It’s quite a good job that Alone With You does look and sound wonderful or my patience may just have snapped. The art style has a retro, pixelated look with a nice colour pallete mainly consisting of purples, blues, greys, and pinks. A filter gives a nice comic book like effect which adds to the whole sci-fi novel thing. The soundtrack (by Ivor Stines) sets the perfect tone for the world, with heavy synths and head-bobbing, mellow beats.

Alone with you dialogue screenshot

I mentioned the “holo-chamber” and that involves the other most interesting aspect of the story. After you return from each mission you will go into the holo-chamber to talk to the hologram constructs of the leaders of each different area. They have gaps in the memory from where their real life counterparts stopped uploading, but are otherwise a true incarnation of them and they offer conversations about their lives back home and how things went in their respective areas. The conversations are all a bit mundane, but I think they are quite realistic, too, and this really helps you become connected with the AIs. Alone With You is marketed as a “Sci-fi romance novel” and while the “romance” bit is overplayed by being in the title, a connection of some sorts is definitely built with the holograms.

There are plenty of narrative choices your character can make with what they say to the various AIs, but the final one doesn’t have much impact as I can’t imagine anyone picking the second choice that’s offered in the end. That said, I also thought the story “twist” wasn’t that grand either, but I did think it remained realistic within the story and again touched on some interesting subjects with maturity, especially in regards to artificial intelligence.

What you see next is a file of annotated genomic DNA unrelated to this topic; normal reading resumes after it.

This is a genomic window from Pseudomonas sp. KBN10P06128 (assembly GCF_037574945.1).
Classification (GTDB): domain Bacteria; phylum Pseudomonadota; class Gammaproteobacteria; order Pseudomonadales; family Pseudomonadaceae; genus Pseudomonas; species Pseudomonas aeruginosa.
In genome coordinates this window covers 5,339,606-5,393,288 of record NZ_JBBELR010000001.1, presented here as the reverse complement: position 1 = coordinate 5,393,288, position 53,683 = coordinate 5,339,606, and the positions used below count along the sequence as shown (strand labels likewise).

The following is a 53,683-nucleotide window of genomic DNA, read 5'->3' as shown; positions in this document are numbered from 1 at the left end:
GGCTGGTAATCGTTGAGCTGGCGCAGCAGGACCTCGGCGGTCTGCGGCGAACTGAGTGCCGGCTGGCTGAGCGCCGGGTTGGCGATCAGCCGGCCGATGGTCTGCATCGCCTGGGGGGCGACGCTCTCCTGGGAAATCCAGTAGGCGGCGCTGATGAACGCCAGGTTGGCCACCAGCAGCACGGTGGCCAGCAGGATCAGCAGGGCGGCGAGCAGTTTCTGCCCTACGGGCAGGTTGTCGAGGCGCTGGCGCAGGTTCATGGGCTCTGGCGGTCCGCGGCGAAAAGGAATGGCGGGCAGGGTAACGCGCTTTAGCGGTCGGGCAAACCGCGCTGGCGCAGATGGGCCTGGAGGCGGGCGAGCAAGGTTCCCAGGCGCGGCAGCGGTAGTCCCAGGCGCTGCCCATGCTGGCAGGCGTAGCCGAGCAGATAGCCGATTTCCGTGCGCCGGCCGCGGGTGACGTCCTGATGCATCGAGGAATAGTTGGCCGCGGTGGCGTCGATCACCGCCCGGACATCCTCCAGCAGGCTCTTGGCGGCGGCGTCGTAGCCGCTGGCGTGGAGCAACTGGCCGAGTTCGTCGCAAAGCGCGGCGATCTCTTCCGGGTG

So while there is a lot to love in Alone With You, the really unneeded heavy padding just about stops me from singing its praises, but at a cheap price it’s certainly something I’d recommend you check out if you have a free, lazy Sunday.

Review code provided by developer.

Gorgeous artstyle
Great music
Nice, well written story


Needless padding
Not enough good puzzles
“Twist” and final choice not that impactful

Editor Rating
Our Score


In Short

There’s a lot to love in Alone With You: the wonderful art style, the synth soundtrack, the well written story, and the way it touches on interesting subjects being just a few. However, unnecessary padding and busy work really drag the overall enjoyment down.